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Suicide The Silent Epidemic


For 15-24 year olds, suicide is the third leading cause of death, 86% male, ... classroom includes one boy and two girls who attempted suicide in the past year. ... – PowerPoint PPT presentation

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Title: Suicide The Silent Epidemic

Suicide The Silent Epidemic
  • Kevin Thompson
  • Director of Health Promotion
  • Weber-Morgan Health Department

National Suicide Facts
  • Suicide took the lives of 30,622 Americans in
  • Suicide is the 11th leading cause of death in the
    United States.
  • For 15-24 year olds, suicide is the third leading
    cause of death, 86 male, 14 female.
  • Suicide rates are higher than the national
    average in the intermountain states, including
    Utah, lower in the eastern and midwestern states.

National Suicide Facts
  • Suicide by firearms is the most common method for
    both men and women, accounting for 55 of all
  • Males are four times more likely to die from
    suicide than females.
  • 72 of all suicides are committed by white men.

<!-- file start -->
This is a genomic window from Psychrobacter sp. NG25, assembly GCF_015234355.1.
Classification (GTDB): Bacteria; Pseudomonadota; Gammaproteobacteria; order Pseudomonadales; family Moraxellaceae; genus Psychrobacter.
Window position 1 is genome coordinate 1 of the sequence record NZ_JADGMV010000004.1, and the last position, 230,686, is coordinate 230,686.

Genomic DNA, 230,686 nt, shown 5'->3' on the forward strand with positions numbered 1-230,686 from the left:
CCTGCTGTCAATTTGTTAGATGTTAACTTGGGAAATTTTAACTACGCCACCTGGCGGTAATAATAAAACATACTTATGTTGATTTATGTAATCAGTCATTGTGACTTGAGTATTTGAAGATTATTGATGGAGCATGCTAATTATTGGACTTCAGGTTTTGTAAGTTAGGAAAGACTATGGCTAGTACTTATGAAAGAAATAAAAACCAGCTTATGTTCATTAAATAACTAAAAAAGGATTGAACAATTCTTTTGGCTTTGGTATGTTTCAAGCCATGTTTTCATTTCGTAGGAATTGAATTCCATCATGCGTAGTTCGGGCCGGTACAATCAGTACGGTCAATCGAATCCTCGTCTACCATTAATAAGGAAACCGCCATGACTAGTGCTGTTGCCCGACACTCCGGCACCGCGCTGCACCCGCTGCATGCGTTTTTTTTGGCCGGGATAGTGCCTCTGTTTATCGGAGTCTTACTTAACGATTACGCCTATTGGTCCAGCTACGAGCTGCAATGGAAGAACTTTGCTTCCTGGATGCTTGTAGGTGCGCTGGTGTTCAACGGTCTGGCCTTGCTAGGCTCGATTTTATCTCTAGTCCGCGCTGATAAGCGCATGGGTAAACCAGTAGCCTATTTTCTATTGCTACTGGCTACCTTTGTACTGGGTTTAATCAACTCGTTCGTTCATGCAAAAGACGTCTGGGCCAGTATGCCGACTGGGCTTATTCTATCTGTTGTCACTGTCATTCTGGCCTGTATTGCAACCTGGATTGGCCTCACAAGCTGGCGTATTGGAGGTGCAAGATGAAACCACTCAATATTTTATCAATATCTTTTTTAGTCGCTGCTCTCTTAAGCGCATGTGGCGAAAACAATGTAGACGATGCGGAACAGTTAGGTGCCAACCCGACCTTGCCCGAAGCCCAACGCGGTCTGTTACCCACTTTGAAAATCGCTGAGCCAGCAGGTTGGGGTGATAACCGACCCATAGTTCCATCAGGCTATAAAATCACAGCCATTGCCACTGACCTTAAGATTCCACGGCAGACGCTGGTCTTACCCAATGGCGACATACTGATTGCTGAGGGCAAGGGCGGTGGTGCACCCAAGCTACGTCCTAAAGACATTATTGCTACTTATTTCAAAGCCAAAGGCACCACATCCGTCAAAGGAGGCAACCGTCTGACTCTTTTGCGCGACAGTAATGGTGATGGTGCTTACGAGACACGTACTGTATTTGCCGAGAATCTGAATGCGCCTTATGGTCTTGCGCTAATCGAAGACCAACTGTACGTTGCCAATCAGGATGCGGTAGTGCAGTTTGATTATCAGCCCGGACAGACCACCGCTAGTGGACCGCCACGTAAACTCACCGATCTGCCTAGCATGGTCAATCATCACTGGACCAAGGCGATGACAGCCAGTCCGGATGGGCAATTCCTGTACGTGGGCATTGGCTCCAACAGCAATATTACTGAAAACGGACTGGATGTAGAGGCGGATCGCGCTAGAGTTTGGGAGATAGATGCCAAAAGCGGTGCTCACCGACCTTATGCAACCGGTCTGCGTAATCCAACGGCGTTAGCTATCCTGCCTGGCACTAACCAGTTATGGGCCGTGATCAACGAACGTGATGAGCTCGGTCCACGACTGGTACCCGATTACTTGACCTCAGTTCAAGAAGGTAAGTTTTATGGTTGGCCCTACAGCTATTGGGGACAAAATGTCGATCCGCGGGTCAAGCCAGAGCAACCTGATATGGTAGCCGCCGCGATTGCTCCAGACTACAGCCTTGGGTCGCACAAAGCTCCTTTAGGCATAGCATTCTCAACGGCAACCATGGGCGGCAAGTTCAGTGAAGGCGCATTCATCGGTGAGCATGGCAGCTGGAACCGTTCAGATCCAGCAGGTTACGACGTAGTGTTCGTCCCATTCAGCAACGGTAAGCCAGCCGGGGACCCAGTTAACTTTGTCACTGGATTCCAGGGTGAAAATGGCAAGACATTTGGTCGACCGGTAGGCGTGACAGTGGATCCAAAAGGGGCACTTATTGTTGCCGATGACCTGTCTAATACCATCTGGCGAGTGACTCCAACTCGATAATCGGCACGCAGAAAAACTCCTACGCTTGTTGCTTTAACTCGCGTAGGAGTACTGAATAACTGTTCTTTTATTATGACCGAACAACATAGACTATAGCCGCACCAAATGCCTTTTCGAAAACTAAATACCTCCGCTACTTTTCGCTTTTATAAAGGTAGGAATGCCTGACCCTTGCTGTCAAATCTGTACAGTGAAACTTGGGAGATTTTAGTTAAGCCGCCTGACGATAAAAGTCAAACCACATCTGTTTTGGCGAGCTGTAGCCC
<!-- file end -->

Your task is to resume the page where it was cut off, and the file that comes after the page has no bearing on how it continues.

• 79 of all firearm suicides are committed by
    white men.

Attempted Suicides
  • In 2001, 132,353 individuals were hospitalized
    following suicide attempts, 116,639 were treated
    in emergency rooms and released.
  • There are an estimated 8-25 attempted suicides to
    one completion.
  • Women report attempting suicide during the
    lifetime about three times as often as men.

Youth Suicide in Perspective
  • Suicide is the third leading cause of death for
    adolescents and young adults.
  • Since peaking in the early 1990s, suicide rates
    have fallen sharply for most adolescents.
  • Within the past 12 months
  • One in five adolescents seriously considered
    attempting suicide
  • One in six made a specific suicide plan
  • One in 12 attempted suicide
  • A typical U.S. high school classroom includes one
    boy and two girls who attempted suicide in the
    past year.

Suicide Among the Elderly
  • The highest suicide rates of any age group occur
    among persons aged 65 and older.
  • The elderly have a higher prevalence of